If you aren't in control of your body language, it doesn't matter how much you've prepared for a negotiation. Here are some top tips.
Negotiating successfully is about more than just saying the right thing. Commanding body language is an essential business tactic and has been studied for years--but mastering it can be a challenge. We asked 11 successful entrepreneurs from YEC for their best body-language tips.
1. Mirror Their Actions
Mirroring is when one person adopts another person's body language, vocal tone, and behavior, which builds rapport. For example, if the prospect is engaged, he or she will lean forward and follow your movements. If that's not the case and the person is leaning far back and crossing his or her arms, be sure to find a way to bring the person back in and ask what isn't right.
--Kenny Nguyen, Big Fish Presentations
2. Nod Your Head
I adopted a negotiation trick from President Obama after observing the following: Even when he's in the middle of a disagreement or being harshly criticized, he nods his head and maintains eye contact. I found that doing the same in negotiations defuses tension and builds alignment, even during contentious conversations.
--Christopher Kelly, Convene
3. Pay Attention to Your Hands
When people are nervous or stressed, it often shows in their hands. When you're negotiating, make sure your hands project confidence and poise. Fidgeting or clasping your hands tightly together reveals that you're nervous. The other party can take advantage of that. Try putting your hands just below your chest and put your fingers together when you want to confidently make a point.
--Natalie MacNeil, She Takes on the World
4. Plant Your Feet
Your face, head, and hands are obvious body parts to control when negotiating. But your feet? Not so much. Keep them firmly planted on the ground to show your resolve. It also ensures that you avoid coming off as ambivalent or stubborn. This helps you stay confident, too. --Danny Wong, Blank Label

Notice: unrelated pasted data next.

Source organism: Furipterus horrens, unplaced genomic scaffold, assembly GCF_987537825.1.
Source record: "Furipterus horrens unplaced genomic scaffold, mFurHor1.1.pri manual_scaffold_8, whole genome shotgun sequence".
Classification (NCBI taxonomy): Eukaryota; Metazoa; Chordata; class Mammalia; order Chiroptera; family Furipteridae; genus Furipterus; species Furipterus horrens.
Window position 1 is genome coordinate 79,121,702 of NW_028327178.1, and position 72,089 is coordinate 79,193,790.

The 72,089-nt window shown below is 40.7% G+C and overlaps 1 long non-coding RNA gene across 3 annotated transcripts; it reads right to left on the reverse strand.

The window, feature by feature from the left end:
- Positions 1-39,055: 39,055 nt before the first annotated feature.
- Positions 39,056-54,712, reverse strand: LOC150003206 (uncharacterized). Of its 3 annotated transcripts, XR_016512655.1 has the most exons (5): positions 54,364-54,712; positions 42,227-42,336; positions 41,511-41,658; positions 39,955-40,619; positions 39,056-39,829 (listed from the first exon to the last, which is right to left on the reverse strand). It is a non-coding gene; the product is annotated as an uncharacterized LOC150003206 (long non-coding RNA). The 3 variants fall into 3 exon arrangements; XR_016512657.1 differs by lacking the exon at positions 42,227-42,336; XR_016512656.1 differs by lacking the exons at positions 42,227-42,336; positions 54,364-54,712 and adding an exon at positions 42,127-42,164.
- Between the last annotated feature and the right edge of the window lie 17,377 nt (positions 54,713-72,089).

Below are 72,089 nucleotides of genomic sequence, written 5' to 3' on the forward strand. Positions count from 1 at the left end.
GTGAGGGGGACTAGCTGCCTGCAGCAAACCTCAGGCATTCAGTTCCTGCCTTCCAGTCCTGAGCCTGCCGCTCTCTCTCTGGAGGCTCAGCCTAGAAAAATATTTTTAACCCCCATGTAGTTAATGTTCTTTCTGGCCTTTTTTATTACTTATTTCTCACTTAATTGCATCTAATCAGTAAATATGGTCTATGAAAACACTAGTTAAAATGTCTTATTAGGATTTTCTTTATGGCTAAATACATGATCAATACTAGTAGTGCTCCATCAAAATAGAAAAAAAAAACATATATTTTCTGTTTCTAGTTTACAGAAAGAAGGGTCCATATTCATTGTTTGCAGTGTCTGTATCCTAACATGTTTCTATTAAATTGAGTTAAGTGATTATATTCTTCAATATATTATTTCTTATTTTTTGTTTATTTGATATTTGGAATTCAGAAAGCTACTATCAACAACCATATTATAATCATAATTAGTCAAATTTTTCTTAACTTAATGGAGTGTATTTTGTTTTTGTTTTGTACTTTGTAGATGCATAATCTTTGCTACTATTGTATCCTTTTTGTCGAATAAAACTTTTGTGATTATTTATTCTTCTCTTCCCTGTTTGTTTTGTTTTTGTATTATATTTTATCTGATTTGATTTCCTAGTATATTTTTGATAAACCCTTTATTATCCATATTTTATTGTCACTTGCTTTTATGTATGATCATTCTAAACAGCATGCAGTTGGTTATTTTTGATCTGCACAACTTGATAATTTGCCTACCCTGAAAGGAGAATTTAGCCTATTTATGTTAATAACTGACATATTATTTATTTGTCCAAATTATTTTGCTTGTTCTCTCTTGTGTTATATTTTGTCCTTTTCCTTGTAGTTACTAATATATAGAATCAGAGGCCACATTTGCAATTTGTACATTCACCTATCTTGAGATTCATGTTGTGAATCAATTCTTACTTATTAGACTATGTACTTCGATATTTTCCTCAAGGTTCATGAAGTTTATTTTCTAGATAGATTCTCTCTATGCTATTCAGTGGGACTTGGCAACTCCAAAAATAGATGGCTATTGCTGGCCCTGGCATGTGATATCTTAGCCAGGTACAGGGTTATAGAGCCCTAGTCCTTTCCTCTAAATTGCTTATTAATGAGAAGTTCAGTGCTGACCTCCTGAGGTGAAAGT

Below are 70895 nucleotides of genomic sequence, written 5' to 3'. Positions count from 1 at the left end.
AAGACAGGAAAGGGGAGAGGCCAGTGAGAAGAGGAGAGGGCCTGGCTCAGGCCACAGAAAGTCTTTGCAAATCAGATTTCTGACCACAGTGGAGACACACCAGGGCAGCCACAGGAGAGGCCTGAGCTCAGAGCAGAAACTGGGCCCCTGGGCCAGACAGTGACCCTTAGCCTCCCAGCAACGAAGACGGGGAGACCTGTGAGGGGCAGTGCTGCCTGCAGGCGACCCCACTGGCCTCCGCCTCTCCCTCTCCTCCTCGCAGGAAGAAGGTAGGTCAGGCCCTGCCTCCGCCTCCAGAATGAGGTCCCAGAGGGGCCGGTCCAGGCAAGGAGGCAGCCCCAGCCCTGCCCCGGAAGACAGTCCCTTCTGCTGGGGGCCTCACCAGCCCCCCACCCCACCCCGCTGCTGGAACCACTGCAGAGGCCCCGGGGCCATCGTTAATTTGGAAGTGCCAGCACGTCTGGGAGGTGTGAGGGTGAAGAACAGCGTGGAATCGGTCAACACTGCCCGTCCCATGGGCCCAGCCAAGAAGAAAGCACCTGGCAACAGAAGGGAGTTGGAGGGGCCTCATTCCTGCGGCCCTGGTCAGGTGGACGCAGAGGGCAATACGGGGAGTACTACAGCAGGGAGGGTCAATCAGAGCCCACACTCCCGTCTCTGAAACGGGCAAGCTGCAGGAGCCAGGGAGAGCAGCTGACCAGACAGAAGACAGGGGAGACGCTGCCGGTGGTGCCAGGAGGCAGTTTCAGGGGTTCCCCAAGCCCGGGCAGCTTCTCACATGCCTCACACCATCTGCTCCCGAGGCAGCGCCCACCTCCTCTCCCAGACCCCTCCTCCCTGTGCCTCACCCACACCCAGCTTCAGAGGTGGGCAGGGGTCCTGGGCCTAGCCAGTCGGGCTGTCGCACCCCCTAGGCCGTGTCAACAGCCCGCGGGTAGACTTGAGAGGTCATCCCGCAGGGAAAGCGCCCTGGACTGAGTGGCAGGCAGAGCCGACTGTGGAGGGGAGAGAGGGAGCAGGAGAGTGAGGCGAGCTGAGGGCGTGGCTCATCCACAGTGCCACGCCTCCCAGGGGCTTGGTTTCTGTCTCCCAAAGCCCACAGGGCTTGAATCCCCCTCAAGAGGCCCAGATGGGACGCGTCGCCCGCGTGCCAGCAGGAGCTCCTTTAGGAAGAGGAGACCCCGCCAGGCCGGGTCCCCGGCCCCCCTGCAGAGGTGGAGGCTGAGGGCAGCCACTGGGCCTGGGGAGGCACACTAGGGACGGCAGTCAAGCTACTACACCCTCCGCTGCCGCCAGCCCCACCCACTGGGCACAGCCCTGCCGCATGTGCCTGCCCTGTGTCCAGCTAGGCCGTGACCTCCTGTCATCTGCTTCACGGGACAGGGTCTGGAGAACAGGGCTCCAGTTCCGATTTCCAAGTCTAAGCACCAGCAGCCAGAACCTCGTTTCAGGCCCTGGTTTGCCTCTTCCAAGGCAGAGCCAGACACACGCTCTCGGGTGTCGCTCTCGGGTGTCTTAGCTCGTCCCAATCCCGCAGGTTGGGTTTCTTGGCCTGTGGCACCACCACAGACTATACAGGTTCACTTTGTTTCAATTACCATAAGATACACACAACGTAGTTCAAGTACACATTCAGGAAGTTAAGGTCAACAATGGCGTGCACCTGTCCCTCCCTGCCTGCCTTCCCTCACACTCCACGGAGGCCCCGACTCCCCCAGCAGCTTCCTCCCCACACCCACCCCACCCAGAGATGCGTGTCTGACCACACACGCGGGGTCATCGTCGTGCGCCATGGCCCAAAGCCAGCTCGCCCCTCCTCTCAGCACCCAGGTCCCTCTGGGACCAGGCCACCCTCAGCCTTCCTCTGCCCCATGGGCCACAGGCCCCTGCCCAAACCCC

5. Relax Your Body
Negotiations can be intense, so assume a relaxed body position to help ease the tension. Complement that body language with soft-spoken or non-aggressive commentary. This can help build trust and lead to more effective negotiations.
--Andrew Schrage, Money Crashers Personal Finance
6. Remember to Smile
It's important that the environment doesn't get too intense. For the deal to be successful, it will most likely be a long-lasting relationship, and that can't happen if it's not friendly between both sides. --Jordan Fliegel, CoachUp
7. Keep an Open Posture
Keep yourself pleasant and appealing. Lean in and act engaged, and keep your stance open. People want to feel like the deal is about (or at least includes) them, even if it's not in their best interest. So they may not get exactly what they want, but they do want to know that you're interested in their thoughts or feelings about a topic in the negotiation. Otherwise, they shut down.
--Andy Karuza, brandbuddee
8. Hide Your Nerves
Do not fidget during a negotiation. Any signs of being nervous or anxious can be a red flag. Don't bounce your legs, tap your feet, or touch your face. You want to appear calm and confident to the person with whom you are negotiating.
--Heather Huhman, Come Recommended
9. Keep a Poker Face
A good poker face is essential. I once heard someone say, "Don't negotiate like you're Tony Soprano unless you have a gun in your hand." That's true. People think they have to talk like Gordon Gekko in a negotiation. The best do their homework, come with really strong data and facts, and don't show their hand.
--Danny Boice, Speek
10. Show Your Patience
When negotiating, pretend that you are sitting with your grandmother. You need to focus because she might speak softly, and you certainly need to be patient explaining things because topics that are obvious to you (Facebook and mobile apps) may be foreign to her. Make sure to smile a lot, too. And focus on your partner; be empathetic to his needs. --Aaron Schwartz, Modify Watches
11. Hold Eye Contact
Although there are other body language factors that can detract from your negotiation skills, faltering eye contact is the most detrimental. The saying that eyes are the windows to the soul also applies to effective communication. Not maintaining eye contact gives off a perception of uneasiness, as well as a lack of confidence and conviction--characteristics that no strong negotiator embodies.
--Fabian Kaempfer, Chocomize
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